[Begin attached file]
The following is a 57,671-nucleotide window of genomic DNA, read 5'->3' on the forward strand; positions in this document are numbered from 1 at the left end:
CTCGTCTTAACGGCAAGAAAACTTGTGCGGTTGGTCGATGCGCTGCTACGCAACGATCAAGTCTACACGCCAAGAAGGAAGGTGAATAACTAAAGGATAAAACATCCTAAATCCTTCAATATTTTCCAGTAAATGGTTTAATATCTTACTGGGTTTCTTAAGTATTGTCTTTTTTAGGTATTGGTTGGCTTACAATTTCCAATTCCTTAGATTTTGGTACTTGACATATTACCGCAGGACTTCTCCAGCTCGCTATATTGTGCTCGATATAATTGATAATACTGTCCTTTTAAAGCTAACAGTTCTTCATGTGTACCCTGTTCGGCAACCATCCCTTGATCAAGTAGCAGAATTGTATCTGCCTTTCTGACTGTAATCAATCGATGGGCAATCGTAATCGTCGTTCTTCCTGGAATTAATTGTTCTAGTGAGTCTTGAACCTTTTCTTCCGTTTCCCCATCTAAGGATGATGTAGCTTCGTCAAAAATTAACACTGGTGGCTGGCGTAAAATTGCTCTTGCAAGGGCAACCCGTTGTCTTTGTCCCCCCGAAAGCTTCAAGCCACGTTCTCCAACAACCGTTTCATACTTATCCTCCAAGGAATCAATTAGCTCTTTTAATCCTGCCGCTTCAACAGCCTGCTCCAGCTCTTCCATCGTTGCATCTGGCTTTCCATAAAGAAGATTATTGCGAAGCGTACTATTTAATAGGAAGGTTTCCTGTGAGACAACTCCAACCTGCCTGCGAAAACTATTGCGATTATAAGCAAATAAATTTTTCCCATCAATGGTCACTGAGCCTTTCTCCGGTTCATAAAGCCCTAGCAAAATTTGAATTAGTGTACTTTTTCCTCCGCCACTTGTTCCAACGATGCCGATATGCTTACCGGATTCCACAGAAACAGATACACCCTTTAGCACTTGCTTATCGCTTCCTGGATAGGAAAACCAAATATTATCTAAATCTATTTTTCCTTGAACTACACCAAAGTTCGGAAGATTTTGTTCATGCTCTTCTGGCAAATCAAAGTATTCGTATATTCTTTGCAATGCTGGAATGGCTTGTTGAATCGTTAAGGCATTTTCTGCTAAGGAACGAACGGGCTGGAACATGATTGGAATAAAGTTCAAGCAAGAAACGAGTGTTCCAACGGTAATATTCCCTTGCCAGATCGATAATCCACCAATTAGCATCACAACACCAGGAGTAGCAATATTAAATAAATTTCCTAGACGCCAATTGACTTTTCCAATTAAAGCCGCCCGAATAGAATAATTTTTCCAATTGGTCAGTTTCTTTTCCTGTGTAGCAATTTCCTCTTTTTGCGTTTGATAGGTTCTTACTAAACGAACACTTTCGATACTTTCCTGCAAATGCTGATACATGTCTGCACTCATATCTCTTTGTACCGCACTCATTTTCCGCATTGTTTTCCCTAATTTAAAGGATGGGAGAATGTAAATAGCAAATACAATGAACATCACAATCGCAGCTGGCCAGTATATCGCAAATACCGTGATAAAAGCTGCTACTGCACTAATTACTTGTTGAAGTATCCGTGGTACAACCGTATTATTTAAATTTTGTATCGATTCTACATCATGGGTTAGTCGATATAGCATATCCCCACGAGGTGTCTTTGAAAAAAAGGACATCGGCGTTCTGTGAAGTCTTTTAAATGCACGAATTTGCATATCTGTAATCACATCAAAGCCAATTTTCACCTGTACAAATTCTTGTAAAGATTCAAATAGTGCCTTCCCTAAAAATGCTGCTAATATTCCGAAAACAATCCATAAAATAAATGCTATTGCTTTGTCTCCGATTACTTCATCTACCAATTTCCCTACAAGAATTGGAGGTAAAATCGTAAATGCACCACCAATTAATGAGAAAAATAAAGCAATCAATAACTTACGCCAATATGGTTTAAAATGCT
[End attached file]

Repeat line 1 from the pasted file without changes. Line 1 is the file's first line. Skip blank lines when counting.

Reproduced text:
The following is a 57,671-nucleotide window of genomic DNA, read 5'->3' on the forward strand; positions in this document are numbered from 1 at the left end: